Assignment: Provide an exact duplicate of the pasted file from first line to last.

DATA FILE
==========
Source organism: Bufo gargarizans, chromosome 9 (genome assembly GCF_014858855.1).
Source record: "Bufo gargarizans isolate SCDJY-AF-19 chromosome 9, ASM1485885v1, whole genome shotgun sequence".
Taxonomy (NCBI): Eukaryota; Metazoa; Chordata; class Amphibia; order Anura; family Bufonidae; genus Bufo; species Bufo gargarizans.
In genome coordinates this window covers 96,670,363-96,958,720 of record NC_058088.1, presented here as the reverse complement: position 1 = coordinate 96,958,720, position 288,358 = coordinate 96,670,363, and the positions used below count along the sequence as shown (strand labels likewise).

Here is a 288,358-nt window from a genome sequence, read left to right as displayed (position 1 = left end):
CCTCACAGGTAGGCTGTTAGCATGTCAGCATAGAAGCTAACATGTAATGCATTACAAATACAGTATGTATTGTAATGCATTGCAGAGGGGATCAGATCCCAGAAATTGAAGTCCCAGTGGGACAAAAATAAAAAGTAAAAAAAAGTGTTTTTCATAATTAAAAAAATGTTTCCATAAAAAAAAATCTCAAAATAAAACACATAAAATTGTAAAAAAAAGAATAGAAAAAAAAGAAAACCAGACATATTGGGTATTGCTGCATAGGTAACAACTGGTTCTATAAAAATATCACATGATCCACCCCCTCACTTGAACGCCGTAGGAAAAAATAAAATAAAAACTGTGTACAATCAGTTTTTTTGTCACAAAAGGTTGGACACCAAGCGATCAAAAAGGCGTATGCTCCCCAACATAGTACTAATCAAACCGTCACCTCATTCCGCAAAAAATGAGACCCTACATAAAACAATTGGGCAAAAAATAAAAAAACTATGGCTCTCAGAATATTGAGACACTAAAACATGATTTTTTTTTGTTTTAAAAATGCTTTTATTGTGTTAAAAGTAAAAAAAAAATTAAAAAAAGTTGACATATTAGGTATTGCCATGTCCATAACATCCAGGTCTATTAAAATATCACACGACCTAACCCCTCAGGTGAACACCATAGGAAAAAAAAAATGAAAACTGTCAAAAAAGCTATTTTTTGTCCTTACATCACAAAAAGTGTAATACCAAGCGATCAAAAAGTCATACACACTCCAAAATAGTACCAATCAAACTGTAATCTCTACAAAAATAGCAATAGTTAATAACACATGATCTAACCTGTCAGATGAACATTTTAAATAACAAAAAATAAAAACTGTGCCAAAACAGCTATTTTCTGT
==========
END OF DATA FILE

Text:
Source organism: Bufo gargarizans, chromosome 9 (genome assembly GCF_014858855.1).
Source record: "Bufo gargarizans isolate SCDJY-AF-19 chromosome 9, ASM1485885v1, whole genome shotgun sequence".
Taxonomy (NCBI): Eukaryota; Metazoa; Chordata; class Amphibia; order Anura; family Bufonidae; genus Bufo; species Bufo gargarizans.
In genome coordinates this window covers 96,670,363-96,958,720 of record NC_058088.1, presented here as the reverse complement: position 1 = coordinate 96,958,720, position 288,358 = coordinate 96,670,363, and the positions used below count along the sequence as shown (strand labels likewise).

Here is a 288,358-nt window from a genome sequence, read left to right as displayed (position 1 = left end):
CCTCACAGGTAGGCTGTTAGCATGTCAGCATAGAAGCTAACATGTAATGCATTACAAATACAGTATGTATTGTAATGCATTGCAGAGGGGATCAGATCCCAGAAATTGAAGTCCCAGTGGGACAAAAATAAAAAGTAAAAAAAAGTGTTTTTCATAATTAAAAAAATGTTTCCATAAAAAAAAATCTCAAAATAAAACACATAAAATTGTAAAAAAAAGAATAGAAAAAAAAGAAAACCAGACATATTGGGTATTGCTGCATAGGTAACAACTGGTTCTATAAAAATATCACATGATCCACCCCCTCACTTGAACGCCGTAGGAAAAAATAAAATAAAAACTGTGTACAATCAGTTTTTTTGTCACAAAAGGTTGGACACCAAGCGATCAAAAAGGCGTATGCTCCCCAACATAGTACTAATCAAACCGTCACCTCATTCCGCAAAAAATGAGACCCTACATAAAACAATTGGGCAAAAAATAAAAAAACTATGGCTCTCAGAATATTGAGACACTAAAACATGATTTTTTTTTGTTTTAAAAATGCTTTTATTGTGTTAAAAGTAAAAAAAAAATTAAAAAAAGTTGACATATTAGGTATTGCCATGTCCATAACATCCAGGTCTATTAAAATATCACACGACCTAACCCCTCAGGTGAACACCATAGGAAAAAAAAAATGAAAACTGTCAAAAAAGCTATTTTTTGTCCTTACATCACAAAAAGTGTAATACCAAGCGATCAAAAAGTCATACACACTCCAAAATAGTACCAATCAAACTGTAATCTCTACAAAAATAGCAATAGTTAATAACACATGATCTAACCTGTCAGATGAACATTTTAAATAACAAAAAATAAAAACTGTGCCAAAACAGCTATTTTCTGT